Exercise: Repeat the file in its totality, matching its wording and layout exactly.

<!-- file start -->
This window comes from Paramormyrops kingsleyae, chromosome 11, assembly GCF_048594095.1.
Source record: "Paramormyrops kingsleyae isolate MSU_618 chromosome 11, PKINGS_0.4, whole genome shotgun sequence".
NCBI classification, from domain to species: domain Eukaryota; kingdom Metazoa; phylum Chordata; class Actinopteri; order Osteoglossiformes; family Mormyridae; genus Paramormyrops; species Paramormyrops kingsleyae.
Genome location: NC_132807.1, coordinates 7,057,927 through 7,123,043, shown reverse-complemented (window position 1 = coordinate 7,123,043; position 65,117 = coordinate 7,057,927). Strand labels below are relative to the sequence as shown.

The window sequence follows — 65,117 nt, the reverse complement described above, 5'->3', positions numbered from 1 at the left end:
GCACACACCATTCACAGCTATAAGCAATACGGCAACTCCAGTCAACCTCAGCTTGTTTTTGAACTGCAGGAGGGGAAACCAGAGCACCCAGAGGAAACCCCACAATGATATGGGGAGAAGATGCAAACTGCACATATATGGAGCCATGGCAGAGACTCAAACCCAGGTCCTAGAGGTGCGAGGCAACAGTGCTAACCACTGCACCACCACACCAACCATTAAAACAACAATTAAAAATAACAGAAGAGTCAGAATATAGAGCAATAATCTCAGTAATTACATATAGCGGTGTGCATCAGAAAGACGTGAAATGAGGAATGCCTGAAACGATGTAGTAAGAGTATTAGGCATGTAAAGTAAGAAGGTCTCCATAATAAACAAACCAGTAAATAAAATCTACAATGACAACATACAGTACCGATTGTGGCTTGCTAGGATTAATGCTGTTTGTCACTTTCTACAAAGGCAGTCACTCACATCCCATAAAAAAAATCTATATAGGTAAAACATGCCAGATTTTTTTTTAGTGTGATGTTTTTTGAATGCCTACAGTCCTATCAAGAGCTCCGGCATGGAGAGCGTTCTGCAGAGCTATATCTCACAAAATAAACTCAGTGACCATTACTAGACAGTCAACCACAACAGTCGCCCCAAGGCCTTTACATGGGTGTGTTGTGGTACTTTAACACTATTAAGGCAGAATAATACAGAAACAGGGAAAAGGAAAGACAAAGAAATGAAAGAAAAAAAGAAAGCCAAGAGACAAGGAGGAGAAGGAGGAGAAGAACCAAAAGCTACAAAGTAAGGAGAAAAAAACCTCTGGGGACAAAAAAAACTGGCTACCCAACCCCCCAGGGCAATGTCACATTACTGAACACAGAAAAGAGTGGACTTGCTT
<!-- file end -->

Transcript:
This window comes from Paramormyrops kingsleyae, chromosome 11, assembly GCF_048594095.1.
Source record: "Paramormyrops kingsleyae isolate MSU_618 chromosome 11, PKINGS_0.4, whole genome shotgun sequence".
NCBI classification, from domain to species: domain Eukaryota; kingdom Metazoa; phylum Chordata; class Actinopteri; order Osteoglossiformes; family Mormyridae; genus Paramormyrops; species Paramormyrops kingsleyae.
Genome location: NC_132807.1, coordinates 7,057,927 through 7,123,043, shown reverse-complemented (window position 1 = coordinate 7,123,043; position 65,117 = coordinate 7,057,927). Strand labels below are relative to the sequence as shown.

The window sequence follows — 65,117 nt, the reverse complement described above, 5'->3', positions numbered from 1 at the left end:
GCACACACCATTCACAGCTATAAGCAATACGGCAACTCCAGTCAACCTCAGCTTGTTTTTGAACTGCAGGAGGGGAAACCAGAGCACCCAGAGGAAACCCCACAATGATATGGGGAGAAGATGCAAACTGCACATATATGGAGCCATGGCAGAGACTCAAACCCAGGTCCTAGAGGTGCGAGGCAACAGTGCTAACCACTGCACCACCACACCAACCATTAAAACAACAATTAAAAATAACAGAAGAGTCAGAATATAGAGCAATAATCTCAGTAATTACATATAGCGGTGTGCATCAGAAAGACGTGAAATGAGGAATGCCTGAAACGATGTAGTAAGAGTATTAGGCATGTAAAGTAAGAAGGTCTCCATAATAAACAAACCAGTAAATAAAATCTACAATGACAACATACAGTACCGATTGTGGCTTGCTAGGATTAATGCTGTTTGTCACTTTCTACAAAGGCAGTCACTCACATCCCATAAAAAAAATCTATATAGGTAAAACATGCCAGATTTTTTTTTAGTGTGATGTTTTTTGAATGCCTACAGTCCTATCAAGAGCTCCGGCATGGAGAGCGTTCTGCAGAGCTATATCTCACAAAATAAACTCAGTGACCATTACTAGACAGTCAACCACAACAGTCGCCCCAAGGCCTTTACATGGGTGTGTTGTGGTACTTTAACACTATTAAGGCAGAATAATACAGAAACAGGGAAAAGGAAAGACAAAGAAATGAAAGAAAAAAAGAAAGCCAAGAGACAAGGAGGAGAAGGAGGAGAAGAACCAAAAGCTACAAAGTAAGGAGAAAAAAACCTCTGGGGACAAAAAAAACTGGCTACCCAACCCCCCAGGGCAATGTCACATTACTGAACACAGAAAAGAGTGGACTTGCTT